7. Withings Scanwatch 38MM
While many smart watches offer basic health and fitness tracking, few are as highly certified as the Withings Scanwatch.
Withings equips the Scanwatch with a clinically validated electrocardiogram and SpO2 sensor. Therefore, it’s fully capable of delivering the in-depth health data desired by amateur and professional athletes alike.
Aside from its top-of-the-line functionality, the Scanwatch has one of the widest ranges of styles and colors to choose from. You can choose from six cases and twenty bands to mix and match to produce a staggering number of looks.
This personalization makes this an excellent choice for anyone looking for a more fashion-forward small smart watch.
8. Withings Steel HR 36MM
Take a quick glance; you might not realize that the Withings Steel HR watch displays a digital face. Its stainless steel case gives it a sense of weight and heft that plays so well with the digital clock face. You might think it’s a real, physical display.
Alongside its handsome, good looks, the Steel HR also offers a suite of health-tracking features. These features include heart rate monitoring, activity tracking, and sleep quality monitoring. And true to Withings’ style, it’s available in any combination of six different cases and twenty unique bands.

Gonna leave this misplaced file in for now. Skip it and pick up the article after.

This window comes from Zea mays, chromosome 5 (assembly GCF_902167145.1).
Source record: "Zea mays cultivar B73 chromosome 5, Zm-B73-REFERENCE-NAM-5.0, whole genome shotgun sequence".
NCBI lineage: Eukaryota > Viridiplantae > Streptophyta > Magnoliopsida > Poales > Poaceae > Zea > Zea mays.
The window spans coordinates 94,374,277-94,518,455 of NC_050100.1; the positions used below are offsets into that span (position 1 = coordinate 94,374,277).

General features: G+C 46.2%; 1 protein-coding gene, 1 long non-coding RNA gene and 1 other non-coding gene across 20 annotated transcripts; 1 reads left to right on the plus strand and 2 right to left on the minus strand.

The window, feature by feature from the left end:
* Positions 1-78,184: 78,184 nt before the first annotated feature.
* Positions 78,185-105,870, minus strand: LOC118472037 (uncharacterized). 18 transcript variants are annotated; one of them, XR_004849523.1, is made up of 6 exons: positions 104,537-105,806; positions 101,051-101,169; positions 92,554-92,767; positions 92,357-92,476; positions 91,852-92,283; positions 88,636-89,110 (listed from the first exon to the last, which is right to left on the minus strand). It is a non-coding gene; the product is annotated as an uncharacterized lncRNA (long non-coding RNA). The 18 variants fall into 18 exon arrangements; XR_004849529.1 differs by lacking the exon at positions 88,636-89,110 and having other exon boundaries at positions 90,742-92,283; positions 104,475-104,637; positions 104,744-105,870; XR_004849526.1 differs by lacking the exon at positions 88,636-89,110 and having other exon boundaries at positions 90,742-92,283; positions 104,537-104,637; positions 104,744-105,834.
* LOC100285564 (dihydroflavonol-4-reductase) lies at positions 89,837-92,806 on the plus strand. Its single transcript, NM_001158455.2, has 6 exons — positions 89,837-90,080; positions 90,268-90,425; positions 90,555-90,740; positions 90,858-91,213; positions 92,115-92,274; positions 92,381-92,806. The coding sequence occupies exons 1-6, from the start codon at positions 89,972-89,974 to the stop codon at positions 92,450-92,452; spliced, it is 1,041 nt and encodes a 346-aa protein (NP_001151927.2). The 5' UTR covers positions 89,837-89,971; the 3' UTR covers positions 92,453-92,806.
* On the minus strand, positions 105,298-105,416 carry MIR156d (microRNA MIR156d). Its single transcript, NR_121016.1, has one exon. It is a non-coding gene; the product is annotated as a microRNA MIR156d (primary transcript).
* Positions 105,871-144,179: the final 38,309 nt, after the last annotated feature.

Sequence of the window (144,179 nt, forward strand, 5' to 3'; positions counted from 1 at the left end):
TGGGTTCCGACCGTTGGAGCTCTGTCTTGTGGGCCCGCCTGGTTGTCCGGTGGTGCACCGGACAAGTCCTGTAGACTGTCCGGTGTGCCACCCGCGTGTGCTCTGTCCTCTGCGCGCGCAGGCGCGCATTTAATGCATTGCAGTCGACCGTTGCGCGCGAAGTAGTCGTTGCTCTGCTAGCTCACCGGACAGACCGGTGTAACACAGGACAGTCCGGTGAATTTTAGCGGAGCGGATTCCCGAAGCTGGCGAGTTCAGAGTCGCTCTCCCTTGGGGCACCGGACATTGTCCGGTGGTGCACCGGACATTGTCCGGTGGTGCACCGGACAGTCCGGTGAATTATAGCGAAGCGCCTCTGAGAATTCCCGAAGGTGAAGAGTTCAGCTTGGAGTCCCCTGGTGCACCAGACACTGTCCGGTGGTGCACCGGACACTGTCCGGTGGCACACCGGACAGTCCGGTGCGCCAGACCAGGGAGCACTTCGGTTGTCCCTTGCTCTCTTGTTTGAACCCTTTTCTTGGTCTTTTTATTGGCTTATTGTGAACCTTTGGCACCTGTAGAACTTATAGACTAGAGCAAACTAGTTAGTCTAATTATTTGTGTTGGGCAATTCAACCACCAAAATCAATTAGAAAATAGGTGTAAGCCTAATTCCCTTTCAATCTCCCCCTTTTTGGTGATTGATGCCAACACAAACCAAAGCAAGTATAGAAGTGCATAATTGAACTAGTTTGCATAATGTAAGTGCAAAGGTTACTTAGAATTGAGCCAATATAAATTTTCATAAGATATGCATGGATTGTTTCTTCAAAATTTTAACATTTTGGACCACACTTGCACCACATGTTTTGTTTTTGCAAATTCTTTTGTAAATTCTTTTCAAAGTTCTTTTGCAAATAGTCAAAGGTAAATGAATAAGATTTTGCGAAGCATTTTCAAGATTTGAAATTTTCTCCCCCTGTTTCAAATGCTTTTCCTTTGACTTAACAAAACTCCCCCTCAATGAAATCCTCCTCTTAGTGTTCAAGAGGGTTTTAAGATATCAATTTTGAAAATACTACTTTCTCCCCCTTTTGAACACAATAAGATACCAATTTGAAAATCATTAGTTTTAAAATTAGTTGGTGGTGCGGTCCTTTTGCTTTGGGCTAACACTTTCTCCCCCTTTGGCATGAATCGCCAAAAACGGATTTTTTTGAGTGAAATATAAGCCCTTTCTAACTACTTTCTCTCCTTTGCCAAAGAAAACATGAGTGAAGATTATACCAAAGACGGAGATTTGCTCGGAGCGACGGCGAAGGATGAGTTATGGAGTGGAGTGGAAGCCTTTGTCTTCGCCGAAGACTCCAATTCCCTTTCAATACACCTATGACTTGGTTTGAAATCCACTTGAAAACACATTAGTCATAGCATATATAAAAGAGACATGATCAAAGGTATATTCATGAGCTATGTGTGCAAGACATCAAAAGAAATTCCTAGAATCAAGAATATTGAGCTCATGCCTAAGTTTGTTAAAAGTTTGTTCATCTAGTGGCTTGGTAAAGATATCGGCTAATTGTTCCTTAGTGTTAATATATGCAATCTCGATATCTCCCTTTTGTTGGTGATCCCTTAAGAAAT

Overall, it’s an excellent fit for anyone reluctant to give up their classic wristwatch but still wants smart watch health tracking features.
9. Garmin Lily
“Classic enough to make a statement. Modern enough to keep you connected.” That’s how Garmin describes their latest version of the Lily watch. And I’d have to agree — it’s one of the most traditionally-styled takes on a smart watch that I’ve seen yet.
The real draw here comes from the Lily’s motion-activated switch from a patterned lens to a touch screen. It’s a spitting image of a classic wristwatch when wearing it at your side.
But with a quick flick of your wrist, it can display health monitoring data, calls, texts, and calendar reminders. All of this information is navigable via the watch’s touchscreen.
All that taken together is why I especially like wearing smart casual office attire with this smart watch.
10. Garmin Vivosmart 5
The Garmin Vivosmart 5 may not look entirely impressive on its surface. Especially with both price and appearance in the middle range of smart watches.
But thanks to Garmin’s attention to detail in their watches, the Vivosmart 5 is loaded with enough unique features. These features make it an attractive option for health-minded wearers.
The Vivosmart 5 tracks the usual suite of heart rate, sleep, and general activity tracking. However, it also tracks your stress levels by monitoring respiration and hydration.
That makes it an effective tool for keeping your total body health on track. Sync it with the Garmin Connect app. You’ll have access to information recorded in real time and displayed in useful graphs and charts.
11. Garmin Venu 2S
The Venu 2S is one of Garmin’s more fashion-forward smart watches. It fully leverages a slate stainless steel bezel and graphite case to create a sleek and sporty look.